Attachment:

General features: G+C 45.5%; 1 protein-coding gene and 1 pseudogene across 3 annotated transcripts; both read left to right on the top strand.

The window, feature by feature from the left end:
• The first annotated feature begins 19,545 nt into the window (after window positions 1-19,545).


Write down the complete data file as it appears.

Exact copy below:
General features: G+C 45.5%; 1 protein-coding gene and 1 pseudogene across 3 annotated transcripts; both read left to right on the top strand.

The window, feature by feature from the left end:
• The first annotated feature begins 19,545 nt into the window (after window positions 1-19,545).